Featuring extraordinary images from telescopes on the ground and in space and stunning, never-before-seen visualizations of physics-based simulations, the dazzling new Journey to the Stars launches visitors through space and time to experience the life and death of the stars in our night sky, including our own nurturing Sun. Tour familiar stellar formations, explore new celestial mysteries, and discover the fascinating, unfolding story that connects us all to the stars. Those who come along for the journey may never see the night sky in the same way again.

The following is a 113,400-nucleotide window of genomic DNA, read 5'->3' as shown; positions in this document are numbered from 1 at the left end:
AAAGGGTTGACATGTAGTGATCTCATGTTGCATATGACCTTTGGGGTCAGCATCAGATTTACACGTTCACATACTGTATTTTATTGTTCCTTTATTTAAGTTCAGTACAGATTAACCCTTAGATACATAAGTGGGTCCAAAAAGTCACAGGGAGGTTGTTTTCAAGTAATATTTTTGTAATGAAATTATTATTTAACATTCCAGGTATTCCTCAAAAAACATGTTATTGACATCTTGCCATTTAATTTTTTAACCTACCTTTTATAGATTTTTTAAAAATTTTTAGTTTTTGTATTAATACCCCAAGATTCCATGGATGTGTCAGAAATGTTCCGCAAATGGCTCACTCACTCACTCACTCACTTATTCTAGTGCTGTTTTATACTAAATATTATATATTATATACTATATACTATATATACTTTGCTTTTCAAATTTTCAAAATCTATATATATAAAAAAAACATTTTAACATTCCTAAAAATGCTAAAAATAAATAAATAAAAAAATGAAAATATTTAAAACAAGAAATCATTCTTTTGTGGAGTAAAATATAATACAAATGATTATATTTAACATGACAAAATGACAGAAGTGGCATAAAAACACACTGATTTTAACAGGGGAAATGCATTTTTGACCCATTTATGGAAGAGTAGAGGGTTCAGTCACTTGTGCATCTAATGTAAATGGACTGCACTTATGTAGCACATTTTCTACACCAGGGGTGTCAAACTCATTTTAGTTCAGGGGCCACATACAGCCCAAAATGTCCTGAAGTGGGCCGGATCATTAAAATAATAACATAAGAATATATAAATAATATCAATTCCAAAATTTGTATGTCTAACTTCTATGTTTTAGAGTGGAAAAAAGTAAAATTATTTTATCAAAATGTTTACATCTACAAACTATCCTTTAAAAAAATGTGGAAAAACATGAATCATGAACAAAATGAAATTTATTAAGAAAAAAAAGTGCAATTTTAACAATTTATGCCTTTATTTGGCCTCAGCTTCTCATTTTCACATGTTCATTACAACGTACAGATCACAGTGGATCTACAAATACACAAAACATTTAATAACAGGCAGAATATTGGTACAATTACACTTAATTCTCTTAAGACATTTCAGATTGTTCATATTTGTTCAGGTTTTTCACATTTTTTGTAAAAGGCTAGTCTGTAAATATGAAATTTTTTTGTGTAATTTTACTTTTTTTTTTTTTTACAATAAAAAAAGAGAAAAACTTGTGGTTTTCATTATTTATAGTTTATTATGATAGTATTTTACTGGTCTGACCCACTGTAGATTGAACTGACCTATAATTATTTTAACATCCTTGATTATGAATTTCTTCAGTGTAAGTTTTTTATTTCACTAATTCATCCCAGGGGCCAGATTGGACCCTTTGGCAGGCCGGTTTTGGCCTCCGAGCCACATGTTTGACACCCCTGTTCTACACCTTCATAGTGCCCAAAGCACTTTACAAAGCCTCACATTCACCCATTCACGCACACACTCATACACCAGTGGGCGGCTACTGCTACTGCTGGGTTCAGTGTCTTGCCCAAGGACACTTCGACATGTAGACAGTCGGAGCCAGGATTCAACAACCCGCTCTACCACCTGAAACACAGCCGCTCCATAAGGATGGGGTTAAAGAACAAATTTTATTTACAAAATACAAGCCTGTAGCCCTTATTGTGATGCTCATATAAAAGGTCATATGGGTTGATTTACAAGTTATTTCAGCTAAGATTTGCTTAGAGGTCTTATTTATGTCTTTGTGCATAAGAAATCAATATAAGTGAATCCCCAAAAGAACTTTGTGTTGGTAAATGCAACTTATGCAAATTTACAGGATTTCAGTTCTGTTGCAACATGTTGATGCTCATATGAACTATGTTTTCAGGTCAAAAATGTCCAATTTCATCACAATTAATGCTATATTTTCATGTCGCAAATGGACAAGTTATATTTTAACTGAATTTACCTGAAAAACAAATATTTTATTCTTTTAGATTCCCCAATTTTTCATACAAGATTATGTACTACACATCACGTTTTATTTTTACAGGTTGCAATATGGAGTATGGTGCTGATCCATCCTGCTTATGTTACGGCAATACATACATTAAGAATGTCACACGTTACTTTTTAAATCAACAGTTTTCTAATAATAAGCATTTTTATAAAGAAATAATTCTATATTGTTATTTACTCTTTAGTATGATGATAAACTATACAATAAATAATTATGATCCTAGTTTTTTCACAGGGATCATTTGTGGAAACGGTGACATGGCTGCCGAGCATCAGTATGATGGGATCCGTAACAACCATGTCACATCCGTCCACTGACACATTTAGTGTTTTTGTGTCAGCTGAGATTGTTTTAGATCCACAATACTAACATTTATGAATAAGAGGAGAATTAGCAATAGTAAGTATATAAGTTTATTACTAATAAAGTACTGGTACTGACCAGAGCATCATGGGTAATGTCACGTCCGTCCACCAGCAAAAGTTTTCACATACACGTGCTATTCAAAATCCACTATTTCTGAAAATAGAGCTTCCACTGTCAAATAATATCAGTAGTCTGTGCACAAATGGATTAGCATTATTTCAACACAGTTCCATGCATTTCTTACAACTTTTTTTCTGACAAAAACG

Journey to the Stars, narrated by Academy Award-winning actress Whoopi Goldberg, premiered on July 4, 2009, in the Hayden Planetarium at the Frederick Phineas and Sandra Priest Rose Center for Earth and Space. More information may be found here:

On your personal computer, straight from the Haden, you can also begin a personal expedition of our magical Galaxy, here:

“The Space Show,” hosted by Dr. David Livingston, interviewed Carter Emmart in 2007:

And of course a collection of Carter Emmart’s original drawings may be viewed here:

A hundred years from now Martians living in a thriving vibrant human community will ask what motivated Mars settlement. Who wrote the pictures with a thousand words? Carter Emmart.